Covid-19: What are the rules for New Year’s Eve in Austria?

A couple clink glasses. What are the rules for partying in Austria on NYE?Photo by Artem Kniaz on Unsplash
A couple clink glasses. What are the rules for partying in Austria on NYE?Photo by Artem Kniaz on Unsplash
Are New Year’s Eve parties allowed in Austria this year? What is the current curfew for bars and restaurants? Here’s what you need to know.

Once again New Year’s Eve is falling at a time of rising Covid-19 cases in Austria as a new strain – this time, Omicron – sweeps across the country.

What does this mean for celebrating the start of 2022? 

Here’s everything you need to know about the current Covid-19 restrictions in Austria and how to celebrate safely.

Curfew for bars and restaurants

Since December 27th, the gastronomy sector (bars, restaurants and cafes) has to close at 10pm. This replaces the previous curfew of 11pm and also applies to hotels.

Guests are required to submit contact details for contact tracing in the event of a positive case, and FFP2 masks have to be worn when not sitting at a table.

FOR MEMBERS: UPDATED: What are the rules for entering Austria right now?

The Austrian Federal Government had initially planned to remove the curfew on December 31st, but after a rise in Covid-19 cases the curfew was reinstated.

The curfew means people can go out for dinner or for a drink earlier in the evening with proof of 2G (recently recovered from Covid-19 or fully vaccinated with at least two doses). Under Austria’s current nationwide 2G rules, a negative test is no longer valid proof for entry.

For more information about Austria’s 2G rules, click here.

The new curfew was announced two weeks ago at a press conference by Austria’s Chief Medical Officer Katharina Reich, who said the intention was to show that now is “not a time to celebrate”.

Covid-19 rules for events or meeting in groups

The Austrian Crisis Commission recommends against large gatherings for New Year’s Eve, and has asked people to celebrate in small groups in line with 2G rules. 

The Commission is encouraging everyone to get a Covid-19 test before meeting people from another household, and has asked regional leaders to expand testing offerings.

READ MORE: Austria: Johnson and Johnson vaccine ‘no longer valid’ for Covid pass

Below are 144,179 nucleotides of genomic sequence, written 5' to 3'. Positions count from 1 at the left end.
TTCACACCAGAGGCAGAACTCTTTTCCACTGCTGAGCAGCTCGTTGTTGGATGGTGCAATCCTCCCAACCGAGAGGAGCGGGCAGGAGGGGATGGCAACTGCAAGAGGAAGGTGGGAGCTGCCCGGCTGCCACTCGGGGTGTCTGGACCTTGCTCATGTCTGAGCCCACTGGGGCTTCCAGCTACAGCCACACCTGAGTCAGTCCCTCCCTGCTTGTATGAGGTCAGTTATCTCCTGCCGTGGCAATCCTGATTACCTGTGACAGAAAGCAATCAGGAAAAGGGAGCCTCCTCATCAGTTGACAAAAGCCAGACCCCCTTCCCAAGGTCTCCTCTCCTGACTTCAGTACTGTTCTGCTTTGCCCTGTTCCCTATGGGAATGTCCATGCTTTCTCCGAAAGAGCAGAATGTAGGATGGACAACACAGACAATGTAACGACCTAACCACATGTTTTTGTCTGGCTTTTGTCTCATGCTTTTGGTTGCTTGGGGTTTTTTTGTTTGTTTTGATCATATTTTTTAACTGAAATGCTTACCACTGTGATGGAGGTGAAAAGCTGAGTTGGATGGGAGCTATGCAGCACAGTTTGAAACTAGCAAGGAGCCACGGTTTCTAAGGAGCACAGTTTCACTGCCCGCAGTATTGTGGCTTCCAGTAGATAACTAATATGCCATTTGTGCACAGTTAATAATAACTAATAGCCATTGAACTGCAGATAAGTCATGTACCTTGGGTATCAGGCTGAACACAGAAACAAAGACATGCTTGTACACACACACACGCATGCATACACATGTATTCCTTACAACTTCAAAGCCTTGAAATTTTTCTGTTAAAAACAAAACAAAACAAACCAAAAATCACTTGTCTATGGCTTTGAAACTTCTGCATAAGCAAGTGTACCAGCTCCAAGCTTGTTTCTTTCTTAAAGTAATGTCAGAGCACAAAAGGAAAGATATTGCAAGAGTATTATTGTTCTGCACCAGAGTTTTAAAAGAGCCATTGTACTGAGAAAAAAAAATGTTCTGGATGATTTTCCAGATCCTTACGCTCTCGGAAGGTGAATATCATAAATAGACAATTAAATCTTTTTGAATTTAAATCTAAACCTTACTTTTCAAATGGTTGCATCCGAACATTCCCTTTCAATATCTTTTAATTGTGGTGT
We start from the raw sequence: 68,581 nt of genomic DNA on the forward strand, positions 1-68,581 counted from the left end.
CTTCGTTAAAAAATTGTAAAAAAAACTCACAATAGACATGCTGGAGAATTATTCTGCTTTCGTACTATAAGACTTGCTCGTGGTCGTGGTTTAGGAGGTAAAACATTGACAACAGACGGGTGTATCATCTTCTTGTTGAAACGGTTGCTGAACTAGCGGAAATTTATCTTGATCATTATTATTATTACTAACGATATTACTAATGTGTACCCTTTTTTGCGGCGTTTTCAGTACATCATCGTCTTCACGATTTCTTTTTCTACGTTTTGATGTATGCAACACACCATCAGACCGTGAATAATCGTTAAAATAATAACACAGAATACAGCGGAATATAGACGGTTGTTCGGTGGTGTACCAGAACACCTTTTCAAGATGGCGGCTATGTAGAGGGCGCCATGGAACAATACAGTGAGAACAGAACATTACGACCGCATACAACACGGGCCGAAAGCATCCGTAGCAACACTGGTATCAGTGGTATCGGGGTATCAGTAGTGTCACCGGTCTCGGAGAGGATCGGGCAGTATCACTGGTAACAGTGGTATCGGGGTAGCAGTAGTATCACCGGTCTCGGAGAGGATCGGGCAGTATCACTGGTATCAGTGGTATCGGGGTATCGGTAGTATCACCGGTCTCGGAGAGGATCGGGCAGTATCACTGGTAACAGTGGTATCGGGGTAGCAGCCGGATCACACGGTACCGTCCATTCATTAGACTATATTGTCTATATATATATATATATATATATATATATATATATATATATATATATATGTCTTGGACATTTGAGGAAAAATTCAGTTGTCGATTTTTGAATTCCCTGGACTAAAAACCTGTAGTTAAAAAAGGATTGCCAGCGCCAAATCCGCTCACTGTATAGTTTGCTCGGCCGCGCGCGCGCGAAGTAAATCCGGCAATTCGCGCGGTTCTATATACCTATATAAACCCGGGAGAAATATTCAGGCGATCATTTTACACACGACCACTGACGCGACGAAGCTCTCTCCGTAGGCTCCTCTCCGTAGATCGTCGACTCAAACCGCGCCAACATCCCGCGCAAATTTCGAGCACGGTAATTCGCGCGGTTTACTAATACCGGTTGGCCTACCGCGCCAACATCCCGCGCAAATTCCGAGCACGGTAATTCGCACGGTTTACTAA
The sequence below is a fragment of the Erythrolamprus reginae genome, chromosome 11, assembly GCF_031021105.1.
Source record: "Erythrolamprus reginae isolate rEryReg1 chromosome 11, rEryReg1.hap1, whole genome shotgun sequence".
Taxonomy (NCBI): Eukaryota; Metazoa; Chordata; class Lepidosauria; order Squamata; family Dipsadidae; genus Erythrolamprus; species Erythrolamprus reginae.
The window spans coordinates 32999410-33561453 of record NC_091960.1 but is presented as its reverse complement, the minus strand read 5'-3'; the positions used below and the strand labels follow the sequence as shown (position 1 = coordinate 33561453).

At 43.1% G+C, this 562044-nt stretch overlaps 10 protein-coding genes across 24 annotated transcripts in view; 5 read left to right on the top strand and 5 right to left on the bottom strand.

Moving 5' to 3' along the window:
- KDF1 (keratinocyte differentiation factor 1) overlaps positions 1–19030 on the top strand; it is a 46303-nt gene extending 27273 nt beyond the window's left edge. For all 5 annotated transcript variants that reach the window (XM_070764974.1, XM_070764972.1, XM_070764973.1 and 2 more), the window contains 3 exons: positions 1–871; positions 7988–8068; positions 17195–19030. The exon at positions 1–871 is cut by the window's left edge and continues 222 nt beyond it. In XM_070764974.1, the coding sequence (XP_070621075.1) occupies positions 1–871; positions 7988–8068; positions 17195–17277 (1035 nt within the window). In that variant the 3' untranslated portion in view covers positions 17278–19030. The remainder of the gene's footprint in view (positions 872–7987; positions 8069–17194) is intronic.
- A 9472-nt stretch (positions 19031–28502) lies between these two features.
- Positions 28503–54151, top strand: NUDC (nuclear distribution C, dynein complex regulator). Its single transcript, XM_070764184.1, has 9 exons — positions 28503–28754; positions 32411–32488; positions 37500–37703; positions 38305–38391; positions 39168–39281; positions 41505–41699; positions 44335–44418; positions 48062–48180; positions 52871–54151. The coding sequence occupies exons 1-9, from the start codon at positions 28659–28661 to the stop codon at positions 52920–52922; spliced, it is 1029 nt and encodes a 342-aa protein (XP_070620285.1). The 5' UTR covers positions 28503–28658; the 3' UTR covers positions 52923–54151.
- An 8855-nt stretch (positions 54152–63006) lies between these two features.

The current laws allow private gatherings of up to 25 people with 2G proof, but if they are indoor and without assigned seating, FFP2 masks are compulsory. The authorities request that people reduce their contacts as much as possible.

If assigned seating is available, the maximum number of people rises to 500 if everyone has proof of 2G; 1,000 for 2G+ (full vaccination or recovery and a negative PCR test), and 2,000 if people have 2G+ and a booster dose. FFP2 masks are required.

How to safely celebrate on New Year’s Eve

As we are now almost two years into the pandemic, most people know the drill when meeting others in a group (whether at home or at a venue), but here’s a reminder anyway:

If meeting with people outside of your household on New Year’s Eve, everyone should do a Covid-19 test before (preferably an Antigen/PCR test at a testing centre).

READ ALSO: Austria rules out further tightening of Covid measures – yet

Practice good hand hygiene by regularly washing hands or using hand sanitizer.

Regularly open doors or windows to ventilate rooms.

Don’t share food or drinks.

If you, or someone in your household has symptoms, avoid social contact with others.

If you experience symptoms of Covid-19 after meeting with others on New Year’s Eve, take a PCR test.

Covid-19 symptoms

Many cases of Covid-19 show symptoms similar to the common cold (for example, headache and fatigue), but signs of a more severe infection include:



Sore throat.

Shortness of breath.

Breathing difficulties.


Sudden loss of taste and smell.

Covid-19 tests (Antigen and PCR) are free throughout Austria and can be booked at a local testing centre/testing street, at a pharmacy or at a doctor’s practice. Self-tests are also available at pharmacies.

Useful links for Covid-19 testing information (by state)


Lower Austria

Upper Austria







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